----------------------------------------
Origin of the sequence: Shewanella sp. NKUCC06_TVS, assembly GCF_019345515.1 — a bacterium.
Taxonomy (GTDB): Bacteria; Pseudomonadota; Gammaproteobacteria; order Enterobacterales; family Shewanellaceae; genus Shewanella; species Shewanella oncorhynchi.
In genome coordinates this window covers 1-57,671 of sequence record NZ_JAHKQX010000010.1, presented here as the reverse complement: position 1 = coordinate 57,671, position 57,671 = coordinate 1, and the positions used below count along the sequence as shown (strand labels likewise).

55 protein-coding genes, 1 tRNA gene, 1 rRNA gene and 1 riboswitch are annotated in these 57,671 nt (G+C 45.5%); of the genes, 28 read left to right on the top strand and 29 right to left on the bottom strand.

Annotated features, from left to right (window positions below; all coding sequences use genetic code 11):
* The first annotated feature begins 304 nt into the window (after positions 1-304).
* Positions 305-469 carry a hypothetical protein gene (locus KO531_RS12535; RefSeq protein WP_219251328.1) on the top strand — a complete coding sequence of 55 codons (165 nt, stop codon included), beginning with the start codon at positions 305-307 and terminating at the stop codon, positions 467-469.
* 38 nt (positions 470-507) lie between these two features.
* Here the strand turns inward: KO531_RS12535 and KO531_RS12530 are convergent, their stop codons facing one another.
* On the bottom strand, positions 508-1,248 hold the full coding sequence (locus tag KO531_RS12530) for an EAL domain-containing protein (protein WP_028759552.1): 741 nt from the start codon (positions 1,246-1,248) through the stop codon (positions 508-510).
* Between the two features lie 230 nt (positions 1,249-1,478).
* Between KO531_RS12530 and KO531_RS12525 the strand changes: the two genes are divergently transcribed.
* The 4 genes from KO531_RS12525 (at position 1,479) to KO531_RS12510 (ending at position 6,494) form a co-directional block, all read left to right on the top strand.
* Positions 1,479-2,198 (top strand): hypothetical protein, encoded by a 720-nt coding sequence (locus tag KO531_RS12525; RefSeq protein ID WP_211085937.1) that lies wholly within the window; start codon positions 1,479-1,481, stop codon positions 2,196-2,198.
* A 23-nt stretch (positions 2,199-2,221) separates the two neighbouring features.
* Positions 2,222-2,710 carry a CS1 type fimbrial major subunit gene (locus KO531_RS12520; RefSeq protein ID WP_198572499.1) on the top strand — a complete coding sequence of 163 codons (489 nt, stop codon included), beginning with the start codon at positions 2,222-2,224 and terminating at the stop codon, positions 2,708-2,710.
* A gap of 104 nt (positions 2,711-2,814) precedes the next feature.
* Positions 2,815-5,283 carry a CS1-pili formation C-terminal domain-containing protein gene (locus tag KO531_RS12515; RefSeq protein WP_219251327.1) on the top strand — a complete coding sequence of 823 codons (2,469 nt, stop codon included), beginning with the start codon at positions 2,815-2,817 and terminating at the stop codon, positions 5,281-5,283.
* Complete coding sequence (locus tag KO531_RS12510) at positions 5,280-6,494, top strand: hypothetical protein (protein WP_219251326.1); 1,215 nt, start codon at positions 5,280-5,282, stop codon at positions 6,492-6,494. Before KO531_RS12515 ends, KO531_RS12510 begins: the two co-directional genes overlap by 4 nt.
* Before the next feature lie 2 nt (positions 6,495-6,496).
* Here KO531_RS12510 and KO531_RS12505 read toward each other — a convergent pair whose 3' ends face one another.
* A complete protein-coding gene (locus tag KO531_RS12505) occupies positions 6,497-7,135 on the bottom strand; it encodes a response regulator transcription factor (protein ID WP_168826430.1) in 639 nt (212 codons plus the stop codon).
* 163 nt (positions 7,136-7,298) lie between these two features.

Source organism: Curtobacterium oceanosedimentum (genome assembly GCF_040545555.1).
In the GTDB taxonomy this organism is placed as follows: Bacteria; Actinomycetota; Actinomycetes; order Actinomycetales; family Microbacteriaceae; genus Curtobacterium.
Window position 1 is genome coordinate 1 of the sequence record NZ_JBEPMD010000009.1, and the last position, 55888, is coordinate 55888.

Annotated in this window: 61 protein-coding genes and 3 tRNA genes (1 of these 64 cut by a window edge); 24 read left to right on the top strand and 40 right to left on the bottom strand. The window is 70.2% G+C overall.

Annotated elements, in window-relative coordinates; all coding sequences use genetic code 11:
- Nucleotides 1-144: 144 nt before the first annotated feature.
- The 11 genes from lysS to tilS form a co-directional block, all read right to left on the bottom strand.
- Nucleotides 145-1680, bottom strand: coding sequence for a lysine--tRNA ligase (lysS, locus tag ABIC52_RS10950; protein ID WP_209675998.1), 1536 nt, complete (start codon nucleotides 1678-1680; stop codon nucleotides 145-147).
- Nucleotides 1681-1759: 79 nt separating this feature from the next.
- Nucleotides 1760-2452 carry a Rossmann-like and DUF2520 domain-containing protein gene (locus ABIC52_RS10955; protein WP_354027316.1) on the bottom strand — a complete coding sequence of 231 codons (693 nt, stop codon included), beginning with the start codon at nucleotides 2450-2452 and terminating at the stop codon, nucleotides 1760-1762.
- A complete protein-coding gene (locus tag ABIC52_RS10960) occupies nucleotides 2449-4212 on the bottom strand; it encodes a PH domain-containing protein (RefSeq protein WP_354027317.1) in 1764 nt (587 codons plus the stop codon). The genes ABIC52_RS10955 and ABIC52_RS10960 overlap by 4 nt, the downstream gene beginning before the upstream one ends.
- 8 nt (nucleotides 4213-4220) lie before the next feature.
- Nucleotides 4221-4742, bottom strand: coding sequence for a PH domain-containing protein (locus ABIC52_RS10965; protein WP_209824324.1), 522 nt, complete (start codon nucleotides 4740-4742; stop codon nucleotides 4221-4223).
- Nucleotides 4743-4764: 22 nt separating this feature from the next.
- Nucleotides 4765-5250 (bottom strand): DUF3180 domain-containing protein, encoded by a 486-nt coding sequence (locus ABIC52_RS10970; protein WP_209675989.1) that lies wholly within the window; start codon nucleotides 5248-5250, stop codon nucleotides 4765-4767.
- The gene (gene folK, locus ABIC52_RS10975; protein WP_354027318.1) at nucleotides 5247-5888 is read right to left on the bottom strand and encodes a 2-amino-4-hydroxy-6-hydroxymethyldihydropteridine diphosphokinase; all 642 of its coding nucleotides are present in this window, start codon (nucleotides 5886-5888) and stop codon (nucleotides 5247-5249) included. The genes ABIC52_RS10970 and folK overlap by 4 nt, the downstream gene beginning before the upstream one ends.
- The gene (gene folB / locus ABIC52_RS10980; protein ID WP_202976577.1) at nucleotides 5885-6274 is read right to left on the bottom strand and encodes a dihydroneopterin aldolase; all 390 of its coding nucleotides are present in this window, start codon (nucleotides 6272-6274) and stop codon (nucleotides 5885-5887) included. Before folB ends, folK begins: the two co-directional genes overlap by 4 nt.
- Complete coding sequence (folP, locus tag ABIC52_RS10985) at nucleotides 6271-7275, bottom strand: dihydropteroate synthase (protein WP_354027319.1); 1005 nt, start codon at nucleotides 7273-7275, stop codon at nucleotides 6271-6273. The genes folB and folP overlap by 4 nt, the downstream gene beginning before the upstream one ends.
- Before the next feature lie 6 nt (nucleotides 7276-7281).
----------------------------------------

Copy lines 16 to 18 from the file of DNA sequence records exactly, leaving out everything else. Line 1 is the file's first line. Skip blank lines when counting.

* Positions 2,222-2,710 carry a CS1 type fimbrial major subunit gene (locus KO531_RS12520; RefSeq protein ID WP_198572499.1) on the top strand — a complete coding sequence of 163 codons (489 nt, stop codon included), beginning with the start codon at positions 2,222-2,224 and terminating at the stop codon, positions 2,708-2,710.
* A gap of 104 nt (positions 2,711-2,814) precedes the next feature.
* Positions 2,815-5,283 carry a CS1-pili formation C-terminal domain-containing protein gene (locus tag KO531_RS12515; RefSeq protein WP_219251327.1) on the top strand — a complete coding sequence of 823 codons (2,469 nt, stop codon included), beginning with the start codon at positions 2,815-2,817 and terminating at the stop codon, positions 5,281-5,283.